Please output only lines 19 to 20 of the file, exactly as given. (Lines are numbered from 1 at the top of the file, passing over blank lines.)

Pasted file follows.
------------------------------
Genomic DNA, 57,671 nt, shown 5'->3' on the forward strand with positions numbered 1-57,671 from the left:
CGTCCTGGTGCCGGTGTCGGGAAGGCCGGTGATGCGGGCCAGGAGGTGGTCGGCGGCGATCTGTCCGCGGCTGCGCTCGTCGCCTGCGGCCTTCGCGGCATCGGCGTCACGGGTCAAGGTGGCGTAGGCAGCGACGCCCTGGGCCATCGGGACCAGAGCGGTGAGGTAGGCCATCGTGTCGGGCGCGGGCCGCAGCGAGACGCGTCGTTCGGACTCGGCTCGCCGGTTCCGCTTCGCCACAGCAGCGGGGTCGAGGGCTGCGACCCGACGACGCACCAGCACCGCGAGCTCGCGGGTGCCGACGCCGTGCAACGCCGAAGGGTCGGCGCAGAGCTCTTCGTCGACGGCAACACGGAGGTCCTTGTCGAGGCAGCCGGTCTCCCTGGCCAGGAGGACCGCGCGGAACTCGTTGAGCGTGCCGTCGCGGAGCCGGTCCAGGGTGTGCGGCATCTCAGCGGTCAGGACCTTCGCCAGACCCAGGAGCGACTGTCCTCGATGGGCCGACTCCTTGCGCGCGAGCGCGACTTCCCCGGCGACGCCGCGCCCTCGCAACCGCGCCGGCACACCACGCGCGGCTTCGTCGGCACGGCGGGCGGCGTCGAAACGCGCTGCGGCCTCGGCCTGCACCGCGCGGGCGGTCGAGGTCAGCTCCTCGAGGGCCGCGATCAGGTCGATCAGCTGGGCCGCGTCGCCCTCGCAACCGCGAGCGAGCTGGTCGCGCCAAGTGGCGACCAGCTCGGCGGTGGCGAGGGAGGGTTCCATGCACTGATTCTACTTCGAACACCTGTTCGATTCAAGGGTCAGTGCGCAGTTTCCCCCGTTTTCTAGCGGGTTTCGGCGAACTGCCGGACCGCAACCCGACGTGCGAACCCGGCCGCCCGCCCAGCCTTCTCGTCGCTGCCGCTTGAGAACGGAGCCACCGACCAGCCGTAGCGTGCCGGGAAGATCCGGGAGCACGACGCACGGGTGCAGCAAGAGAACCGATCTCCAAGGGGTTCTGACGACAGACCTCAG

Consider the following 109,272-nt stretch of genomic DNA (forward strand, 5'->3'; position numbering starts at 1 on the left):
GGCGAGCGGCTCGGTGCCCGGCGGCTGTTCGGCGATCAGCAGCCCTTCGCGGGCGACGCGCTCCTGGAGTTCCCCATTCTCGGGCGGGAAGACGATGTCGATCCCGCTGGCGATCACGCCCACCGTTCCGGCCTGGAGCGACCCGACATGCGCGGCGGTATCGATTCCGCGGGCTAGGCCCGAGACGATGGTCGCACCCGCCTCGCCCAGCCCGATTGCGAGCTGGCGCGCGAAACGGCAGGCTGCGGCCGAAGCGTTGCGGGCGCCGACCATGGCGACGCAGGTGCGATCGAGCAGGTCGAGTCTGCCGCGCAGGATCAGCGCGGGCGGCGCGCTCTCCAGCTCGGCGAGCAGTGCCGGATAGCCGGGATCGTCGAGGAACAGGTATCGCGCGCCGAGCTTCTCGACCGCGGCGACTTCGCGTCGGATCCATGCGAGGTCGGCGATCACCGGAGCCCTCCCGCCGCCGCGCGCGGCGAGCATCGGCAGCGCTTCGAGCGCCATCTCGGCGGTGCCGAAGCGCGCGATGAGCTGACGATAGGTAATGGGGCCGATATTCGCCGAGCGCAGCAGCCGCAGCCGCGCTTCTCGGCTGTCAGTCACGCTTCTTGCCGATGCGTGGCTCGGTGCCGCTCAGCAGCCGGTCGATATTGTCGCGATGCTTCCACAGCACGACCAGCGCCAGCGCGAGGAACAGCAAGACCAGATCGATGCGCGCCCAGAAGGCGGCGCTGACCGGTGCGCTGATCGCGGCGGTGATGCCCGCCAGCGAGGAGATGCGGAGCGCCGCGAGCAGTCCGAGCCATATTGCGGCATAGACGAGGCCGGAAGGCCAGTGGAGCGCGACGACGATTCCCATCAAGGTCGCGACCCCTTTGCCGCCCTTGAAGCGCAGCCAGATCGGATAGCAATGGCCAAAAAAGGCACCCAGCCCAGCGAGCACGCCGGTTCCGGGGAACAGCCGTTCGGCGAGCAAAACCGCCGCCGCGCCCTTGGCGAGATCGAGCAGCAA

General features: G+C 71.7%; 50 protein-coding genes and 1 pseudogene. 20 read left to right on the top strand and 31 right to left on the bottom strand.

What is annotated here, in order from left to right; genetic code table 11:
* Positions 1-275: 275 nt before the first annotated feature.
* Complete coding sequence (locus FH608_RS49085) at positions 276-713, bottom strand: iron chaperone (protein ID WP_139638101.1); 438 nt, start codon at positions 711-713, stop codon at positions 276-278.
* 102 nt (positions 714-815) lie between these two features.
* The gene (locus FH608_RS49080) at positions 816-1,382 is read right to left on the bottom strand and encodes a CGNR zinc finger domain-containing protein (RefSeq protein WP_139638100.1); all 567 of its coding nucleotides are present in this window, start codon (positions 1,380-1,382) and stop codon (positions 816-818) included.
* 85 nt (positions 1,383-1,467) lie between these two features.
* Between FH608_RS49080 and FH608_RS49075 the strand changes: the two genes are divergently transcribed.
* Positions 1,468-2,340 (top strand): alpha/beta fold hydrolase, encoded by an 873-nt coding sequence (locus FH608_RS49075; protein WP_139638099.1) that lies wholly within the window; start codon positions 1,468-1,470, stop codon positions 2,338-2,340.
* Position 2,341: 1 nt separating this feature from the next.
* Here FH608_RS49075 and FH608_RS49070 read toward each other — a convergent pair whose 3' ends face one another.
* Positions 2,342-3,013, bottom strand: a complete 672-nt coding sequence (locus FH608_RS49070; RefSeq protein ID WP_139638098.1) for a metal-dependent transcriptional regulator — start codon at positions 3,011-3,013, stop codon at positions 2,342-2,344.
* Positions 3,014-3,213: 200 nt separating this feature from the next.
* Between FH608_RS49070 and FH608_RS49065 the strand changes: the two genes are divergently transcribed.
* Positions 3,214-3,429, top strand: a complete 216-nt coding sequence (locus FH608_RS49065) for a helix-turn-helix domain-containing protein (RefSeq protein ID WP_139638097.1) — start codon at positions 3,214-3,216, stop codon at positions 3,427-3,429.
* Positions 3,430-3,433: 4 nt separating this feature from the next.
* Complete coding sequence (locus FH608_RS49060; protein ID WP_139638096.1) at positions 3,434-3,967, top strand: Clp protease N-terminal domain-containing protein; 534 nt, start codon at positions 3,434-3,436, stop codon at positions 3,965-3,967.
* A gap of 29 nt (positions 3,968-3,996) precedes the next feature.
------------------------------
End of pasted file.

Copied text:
* Positions 3,214-3,429, top strand: a complete 216-nt coding sequence (locus FH608_RS49065) for a helix-turn-helix domain-containing protein (RefSeq protein ID WP_139638097.1) — start codon at positions 3,214-3,216, stop codon at positions 3,427-3,429.
* Positions 3,430-3,433: 4 nt separating this feature from the next.